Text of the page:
One day, three of us rode our bikes to today’s performance in Portogruaro, about 30 miles from Pordenone. It was a beautiful ride through small towns and lush farmland.  We had a great spaghetti lunch there, played the concert, and then loaded our bikes into the truck for a ride back to the hotel. What a wonderful day!

Memories of Nebraska!! On our way to a spaghetti lunch at Portogruaro.
This lady stepped out just as I was taking the photo. I think she added a nice touch to the photo. (Portogruaro)
A bicycle is a good way to get around the narrow streets of Italy. (Portogruaro)
In Portogruaro, these punts made a colorful addition to an already nice scene.
The band played a concert in Pordenone late that afternoon. Then we loaded our bicycles on the truck and rode home in the bus.
What a great day!



Pordenone is located about 6 miles from Aviano Air Base.  It is a city mixed with both old and new. While the city center is still a narrow street best suited for pedestrians, the outer areas have many new stores (sorry, no Wal Marts).  We often stayed in Pordenone and used it as a “base camp” for our tours to other nearby cities.

Pordenone is the place we stayed most often. 
This is the street that runs through the shopping district.  It is lined with cafes and small shops.

At one end of the shopping district is the City Hall of Pordenone.

St. Martin’s Cathedral is a large church in Pordenone.
Inside St. Martin’s Cathedral in Pordenone.  There are numerous old paintings on the walls
(note the bottom of the column on the right) that were preserved during renovations.

Two of the many original fresco paintings left uncovered during renovations.

This painting was along the back wall.  It was left uncovered during renovations.

One of many small naves along the side of the sanctuary.

The ceiling above the nave. Truly fantastic artwork!

The bell tower of St. Martin’s Cathedral.  There is a wine shop in the base of the tower. I love the fountain!

Many balconies and windows around Pordenone were decorated with flowers.

This is Italy, and everyone is very style-conscious – even the Carabinieri (Police).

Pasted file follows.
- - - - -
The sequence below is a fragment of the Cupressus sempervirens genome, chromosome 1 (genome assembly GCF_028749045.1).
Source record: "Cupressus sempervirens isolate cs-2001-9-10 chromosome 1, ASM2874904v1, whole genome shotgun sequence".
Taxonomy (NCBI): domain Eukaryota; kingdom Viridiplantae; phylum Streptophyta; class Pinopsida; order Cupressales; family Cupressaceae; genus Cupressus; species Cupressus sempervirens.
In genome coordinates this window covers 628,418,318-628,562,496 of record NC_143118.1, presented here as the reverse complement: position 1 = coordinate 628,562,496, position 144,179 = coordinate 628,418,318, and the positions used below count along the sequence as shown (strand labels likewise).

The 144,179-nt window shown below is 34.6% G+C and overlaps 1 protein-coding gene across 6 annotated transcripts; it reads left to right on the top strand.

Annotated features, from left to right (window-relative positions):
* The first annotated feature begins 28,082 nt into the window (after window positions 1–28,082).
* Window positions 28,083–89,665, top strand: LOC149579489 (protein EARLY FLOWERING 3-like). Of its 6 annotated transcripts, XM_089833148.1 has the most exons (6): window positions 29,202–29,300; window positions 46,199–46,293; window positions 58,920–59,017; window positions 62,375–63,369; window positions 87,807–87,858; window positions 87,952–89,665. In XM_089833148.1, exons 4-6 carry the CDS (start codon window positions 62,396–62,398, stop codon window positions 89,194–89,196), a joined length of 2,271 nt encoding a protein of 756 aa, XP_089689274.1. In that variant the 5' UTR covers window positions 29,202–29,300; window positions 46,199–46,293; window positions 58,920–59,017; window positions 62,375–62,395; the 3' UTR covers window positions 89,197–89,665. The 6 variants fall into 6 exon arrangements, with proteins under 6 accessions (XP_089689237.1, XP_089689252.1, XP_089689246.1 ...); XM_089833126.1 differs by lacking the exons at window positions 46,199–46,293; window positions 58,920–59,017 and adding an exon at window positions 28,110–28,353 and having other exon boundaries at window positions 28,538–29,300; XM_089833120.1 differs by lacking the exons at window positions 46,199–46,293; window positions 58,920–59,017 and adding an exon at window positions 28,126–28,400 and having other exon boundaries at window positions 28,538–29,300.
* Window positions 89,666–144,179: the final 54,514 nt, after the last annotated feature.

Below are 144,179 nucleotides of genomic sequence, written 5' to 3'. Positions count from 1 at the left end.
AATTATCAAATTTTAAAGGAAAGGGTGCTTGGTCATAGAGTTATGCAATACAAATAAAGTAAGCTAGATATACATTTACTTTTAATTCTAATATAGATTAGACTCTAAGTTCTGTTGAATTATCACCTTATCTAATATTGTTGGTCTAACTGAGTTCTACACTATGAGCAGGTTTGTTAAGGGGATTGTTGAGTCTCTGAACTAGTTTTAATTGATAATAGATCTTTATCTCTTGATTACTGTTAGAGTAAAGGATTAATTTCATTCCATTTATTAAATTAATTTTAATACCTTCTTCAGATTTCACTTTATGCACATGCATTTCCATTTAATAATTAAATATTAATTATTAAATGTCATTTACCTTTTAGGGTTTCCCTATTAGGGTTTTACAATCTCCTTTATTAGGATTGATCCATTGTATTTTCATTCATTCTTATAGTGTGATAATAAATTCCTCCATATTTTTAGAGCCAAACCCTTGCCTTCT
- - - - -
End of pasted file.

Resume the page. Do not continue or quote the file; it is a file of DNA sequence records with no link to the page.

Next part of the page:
No old Ford or Chevy for these guys.  This guy drives an Alfa Romeo!

The Holy Trinity church is the oldest in Pordenone. 

A very creative sign for a local tavern.

Picturesque scene on one of the back-streets in Pordenone.

Another interesting doorway on a side-street.
Note the glass frame protecting the fresco.

Another scene from downtown Pordenone. Lots of narrow, pedestrian-only streets.

The town square is home to fresh fruit/vegetable vendors. The town is surrounded by farmland, so it’s all very fresh.

There are flower vendors on every corner. No excuses not to take your wife flowers every day!

Every town in Europe (it seems) has a “Chicken Lady”. On 2 or 3 days each week, they set up a rotisserie chicken stand.
You can buy one fresh out of the oven. Mmmmmm!!!!

The best translation I could come up with is, “To The Fallen For The Homeland 1915-1918.”
To all who died protecting Italy in World War I.


One day I drove up to Barcis, one of the most beautiful settings in all of Europe!  
This lakeside resort is nestled in the Italian Alps just a 30 minute drive from Aviano and Pordenone.

This is the highway bridge across the lake at Barcis.  Yes, it’s for cars!
Look at the next picture if you don’t believe me.

OK, but one at a time only.
To the side of the bridge is this swimming pier.
What a great setting for a cool swim!
When you are done swimming, take a walk around Barcis and the waterfront.


Desenzano del Garda, a beautiful lakeside resort town in North-central Italy.
A view by the boat harbor of Desenzano del Garda.
The hotel we stayed in. My room had the large patio on the 2nd floor.

My hotel room came with its own private patio and lakeside view to enjoy the sunrise.
I love getting up early and walking around the towns when it is so quiet.
Out for one of my early morning walks, I met this swan on the city square.

Narrow side-streets like this show why Vespa scooters are so popular.
Another narrow street as I walked toward the town overlook.
The climb up to the hill above town was worth it. 
The lake was hidden behind the misty veil.

After enjoying the view from the overlook, I decided to walk around downtown along the lakefront.

Taking in the peace and quiet along Lake Garda. The Italian Alps are visible in the distance.

Time for lunch. As I was wandering around, I passed this window filled with pizza. Tempting, but too “touristy”.

This looks interesting! A local lady pointed me to this ristorante.
It’s where the locals eat.
Ahh, yes! This looks like a traditional Italian ristorante!

It didn’t take long to decide on frutti de marre – “Fruit of the Sea”. Delicious!
On the last morning before we left, I was treated to a beautiful sunrise.

Hope you enjoyed Part 1 of Northern Italy.

Please check back as I add more photos of traveling around Italy in Part 2 – Coming Soon!